"There are a whole new number of groups that are realizing that these granting systems are flawed, and the improvement needs to happen, with or without a pandemic," he concluded.

"We have to understand that having art spaces, and representative cultural and creative spaces, is active, holistic mental health, support and care for so many," explains Carmel Farahbakhsk, incoming director of Halifax's Everyseeker festivals. Though much of the Atlantic region has been able to continue small-scale, seated live performances, the summer Atlantic bubble still required a two-week quarantine. So the festival reallocated its 2020 budget — normally spent on accommodation, travel fees and venue rentals — to instead commission experimental project-based work. It's an opportunity to enact a more equitable fee structure, in lieu of a disproportionately tiered headliner system, while also giving artists the freedom to repurpose their work for their own uses, like grant applications or submissions to other festivals. 

"I think that understanding arts and cultural funding as a commitment to a social determinant of health is integral," said Farahbakhsk. "If we truly believe in supporting small business and entrepreneurship as part of our financial, national identity, then how are we encouraging and uplifting arts and artists and creatives in our individual communities?" 

The Foundation Assisting Canadian Talent on Recordings (FACTOR), a national non-profit organization that provides significant financial assistance through grants to the Canadian independent recording industry, said they'd get back to CBC Music "presently" for comment mid-January following a few months of interview requests. At the time of publishing, they have not yet responded.

On Dec. 1, 2020, the federal government's Fall Economic Statement revealed that the Department of Canadian Heritage and the Canada Council for the Arts had earmarked $181.5 million to expand its funding to support and provide employment opportunities for "COVID-19-safe events," both live and digitally. It's a necessary first step, but it will be up to organizations to plan accordingly. The most zealous of the bunch — like Osheaga, which has already announced a July 2021 lineup that includes Cardi B, Foo Fighters and Post Malone — are seemingly playing a game of pandemic chess with every other festival in the world. Elsewhere, ticket vendors now have listings peppered with live streams, and "to be determined" live performances pushed to the teetering edge of the calendar year.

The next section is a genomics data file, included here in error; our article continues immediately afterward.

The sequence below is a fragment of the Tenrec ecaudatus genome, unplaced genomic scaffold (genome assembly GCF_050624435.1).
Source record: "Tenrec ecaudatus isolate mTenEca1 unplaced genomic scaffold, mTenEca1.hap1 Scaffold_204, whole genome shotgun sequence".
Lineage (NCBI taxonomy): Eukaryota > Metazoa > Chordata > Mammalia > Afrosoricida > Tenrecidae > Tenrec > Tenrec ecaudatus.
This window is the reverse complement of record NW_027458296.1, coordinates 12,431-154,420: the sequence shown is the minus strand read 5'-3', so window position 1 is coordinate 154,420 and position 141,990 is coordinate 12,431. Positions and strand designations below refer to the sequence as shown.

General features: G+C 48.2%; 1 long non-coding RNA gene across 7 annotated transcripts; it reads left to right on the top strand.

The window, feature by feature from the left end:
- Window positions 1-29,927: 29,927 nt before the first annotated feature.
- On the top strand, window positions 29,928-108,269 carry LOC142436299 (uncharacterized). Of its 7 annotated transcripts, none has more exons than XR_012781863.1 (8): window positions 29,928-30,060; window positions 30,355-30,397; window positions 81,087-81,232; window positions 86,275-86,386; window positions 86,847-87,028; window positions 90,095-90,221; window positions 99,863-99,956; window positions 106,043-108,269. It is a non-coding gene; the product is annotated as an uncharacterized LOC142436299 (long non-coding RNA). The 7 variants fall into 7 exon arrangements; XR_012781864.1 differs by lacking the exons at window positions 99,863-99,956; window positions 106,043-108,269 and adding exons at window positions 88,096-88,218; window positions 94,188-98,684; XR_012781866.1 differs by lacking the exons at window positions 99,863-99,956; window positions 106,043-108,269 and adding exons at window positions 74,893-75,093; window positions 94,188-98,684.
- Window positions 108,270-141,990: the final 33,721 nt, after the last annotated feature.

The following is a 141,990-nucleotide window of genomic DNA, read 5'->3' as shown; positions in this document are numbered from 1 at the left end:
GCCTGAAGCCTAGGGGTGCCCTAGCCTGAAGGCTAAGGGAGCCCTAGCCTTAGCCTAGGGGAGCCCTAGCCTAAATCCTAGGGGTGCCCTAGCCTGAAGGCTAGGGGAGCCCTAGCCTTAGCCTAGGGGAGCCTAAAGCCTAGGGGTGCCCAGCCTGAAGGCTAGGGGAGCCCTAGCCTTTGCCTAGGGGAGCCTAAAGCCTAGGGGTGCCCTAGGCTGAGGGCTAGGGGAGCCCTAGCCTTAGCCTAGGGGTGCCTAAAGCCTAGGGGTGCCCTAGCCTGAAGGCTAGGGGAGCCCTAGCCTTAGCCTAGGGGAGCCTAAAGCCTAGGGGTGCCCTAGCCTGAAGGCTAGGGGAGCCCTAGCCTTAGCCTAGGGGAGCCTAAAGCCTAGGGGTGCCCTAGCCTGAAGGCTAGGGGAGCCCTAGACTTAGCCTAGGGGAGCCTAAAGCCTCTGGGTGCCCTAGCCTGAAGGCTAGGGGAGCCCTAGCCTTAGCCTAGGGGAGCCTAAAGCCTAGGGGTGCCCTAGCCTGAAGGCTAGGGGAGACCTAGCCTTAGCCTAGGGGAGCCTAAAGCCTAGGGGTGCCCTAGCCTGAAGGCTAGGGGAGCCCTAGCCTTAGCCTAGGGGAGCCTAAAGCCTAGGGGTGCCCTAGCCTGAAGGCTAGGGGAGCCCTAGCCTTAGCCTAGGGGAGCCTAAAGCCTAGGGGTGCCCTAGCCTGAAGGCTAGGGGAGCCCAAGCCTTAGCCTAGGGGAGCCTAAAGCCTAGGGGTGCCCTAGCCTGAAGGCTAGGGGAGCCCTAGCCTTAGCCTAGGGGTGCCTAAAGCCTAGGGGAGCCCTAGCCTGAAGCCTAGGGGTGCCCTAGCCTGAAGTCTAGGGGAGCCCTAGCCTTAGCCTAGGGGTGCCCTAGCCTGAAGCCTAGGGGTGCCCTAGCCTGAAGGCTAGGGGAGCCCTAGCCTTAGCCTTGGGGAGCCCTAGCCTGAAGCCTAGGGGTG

At the tail end of last year, the Canadian Live Music Association announced a $250,000 partnership with Kinaxis, an Ottawa-based supply chain software company, in support of a national concert series that aims to put artists back onstage. The partnership comes as local venues in hard-hit provinces try to figure out how to reopen their doors virtually. The gradual reopening of venues has allowed single artists to perform live in-venue to a ticketed virtual audience, thanks to staff who've quickly learned to adhere to strict public health guidelines — like the Drake Hotel's Unmasked series, which evokes the memory of Much on Demand or TRL, with polished artist performances, reimagined in the centre of the room. 

The music industry has been screwing over artists since its inception. One of the valuable things that we had during this pandemic is we hold the cards in terms of when we play our music and how it's shown.- Stefan Babcock, Pup vocalist

When Pup performed live at Toronto's Sneaky Dee's for a virtual audience on Oct. 23, it was an intentional decision to give fans access to the band in a fresh new way.